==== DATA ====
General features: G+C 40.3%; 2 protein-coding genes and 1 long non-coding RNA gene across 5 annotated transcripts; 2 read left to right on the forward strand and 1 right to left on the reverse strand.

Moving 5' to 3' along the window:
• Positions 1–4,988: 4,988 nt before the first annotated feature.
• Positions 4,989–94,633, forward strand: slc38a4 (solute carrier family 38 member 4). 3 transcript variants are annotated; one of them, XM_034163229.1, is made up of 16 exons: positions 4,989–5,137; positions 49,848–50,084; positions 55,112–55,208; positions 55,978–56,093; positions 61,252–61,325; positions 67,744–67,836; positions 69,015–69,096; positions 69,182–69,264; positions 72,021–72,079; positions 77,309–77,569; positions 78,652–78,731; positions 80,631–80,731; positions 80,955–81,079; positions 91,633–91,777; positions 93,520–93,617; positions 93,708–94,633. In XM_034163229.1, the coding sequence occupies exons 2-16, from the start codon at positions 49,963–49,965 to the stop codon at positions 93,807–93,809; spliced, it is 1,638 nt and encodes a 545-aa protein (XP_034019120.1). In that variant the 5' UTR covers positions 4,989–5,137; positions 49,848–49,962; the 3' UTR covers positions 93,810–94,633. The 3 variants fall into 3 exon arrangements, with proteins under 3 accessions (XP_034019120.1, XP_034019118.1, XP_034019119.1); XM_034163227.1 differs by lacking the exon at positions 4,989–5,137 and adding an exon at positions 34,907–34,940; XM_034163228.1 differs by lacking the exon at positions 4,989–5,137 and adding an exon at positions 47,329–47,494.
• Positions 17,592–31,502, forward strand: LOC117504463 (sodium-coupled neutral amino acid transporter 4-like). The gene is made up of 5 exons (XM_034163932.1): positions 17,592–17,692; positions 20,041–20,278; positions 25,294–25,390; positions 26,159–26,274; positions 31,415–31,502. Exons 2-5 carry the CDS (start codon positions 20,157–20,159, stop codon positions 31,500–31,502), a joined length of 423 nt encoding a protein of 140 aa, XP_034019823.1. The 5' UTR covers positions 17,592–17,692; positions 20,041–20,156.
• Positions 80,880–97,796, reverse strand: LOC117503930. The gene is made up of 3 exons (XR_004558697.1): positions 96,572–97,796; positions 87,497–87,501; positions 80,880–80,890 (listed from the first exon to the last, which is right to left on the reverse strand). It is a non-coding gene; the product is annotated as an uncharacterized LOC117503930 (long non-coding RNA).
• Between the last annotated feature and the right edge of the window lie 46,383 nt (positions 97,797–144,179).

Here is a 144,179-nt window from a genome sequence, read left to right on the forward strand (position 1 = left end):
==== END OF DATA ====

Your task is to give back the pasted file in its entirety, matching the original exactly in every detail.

General features: G+C 40.3%; 2 protein-coding genes and 1 long non-coding RNA gene across 5 annotated transcripts; 2 read left to right on the forward strand and 1 right to left on the reverse strand.

Moving 5' to 3' along the window:
• Positions 1–4,988: 4,988 nt before the first annotated feature.
• Positions 4,989–94,633, forward strand: slc38a4 (solute carrier family 38 member 4). 3 transcript variants are annotated; one of them, XM_034163229.1, is made up of 16 exons: positions 4,989–5,137; positions 49,848–50,084; positions 55,112–55,208; positions 55,978–56,093; positions 61,252–61,325; positions 67,744–67,836; positions 69,015–69,096; positions 69,182–69,264; positions 72,021–72,079; positions 77,309–77,569; positions 78,652–78,731; positions 80,631–80,731; positions 80,955–81,079; positions 91,633–91,777; positions 93,520–93,617; positions 93,708–94,633. In XM_034163229.1, the coding sequence occupies exons 2-16, from the start codon at positions 49,963–49,965 to the stop codon at positions 93,807–93,809; spliced, it is 1,638 nt and encodes a 545-aa protein (XP_034019120.1). In that variant the 5' UTR covers positions 4,989–5,137; positions 49,848–49,962; the 3' UTR covers positions 93,810–94,633. The 3 variants fall into 3 exon arrangements, with proteins under 3 accessions (XP_034019120.1, XP_034019118.1, XP_034019119.1); XM_034163227.1 differs by lacking the exon at positions 4,989–5,137 and adding an exon at positions 34,907–34,940; XM_034163228.1 differs by lacking the exon at positions 4,989–5,137 and adding an exon at positions 47,329–47,494.
• Positions 17,592–31,502, forward strand: LOC117504463 (sodium-coupled neutral amino acid transporter 4-like). The gene is made up of 5 exons (XM_034163932.1): positions 17,592–17,692; positions 20,041–20,278; positions 25,294–25,390; positions 26,159–26,274; positions 31,415–31,502. Exons 2-5 carry the CDS (start codon positions 20,157–20,159, stop codon positions 31,500–31,502), a joined length of 423 nt encoding a protein of 140 aa, XP_034019823.1. The 5' UTR covers positions 17,592–17,692; positions 20,041–20,156.
• Positions 80,880–97,796, reverse strand: LOC117503930. The gene is made up of 3 exons (XR_004558697.1): positions 96,572–97,796; positions 87,497–87,501; positions 80,880–80,890 (listed from the first exon to the last, which is right to left on the reverse strand). It is a non-coding gene; the product is annotated as an uncharacterized LOC117503930 (long non-coding RNA).
• Between the last annotated feature and the right edge of the window lie 46,383 nt (positions 97,797–144,179).

Here is a 144,179-nt window from a genome sequence, read left to right on the forward strand (position 1 = left end):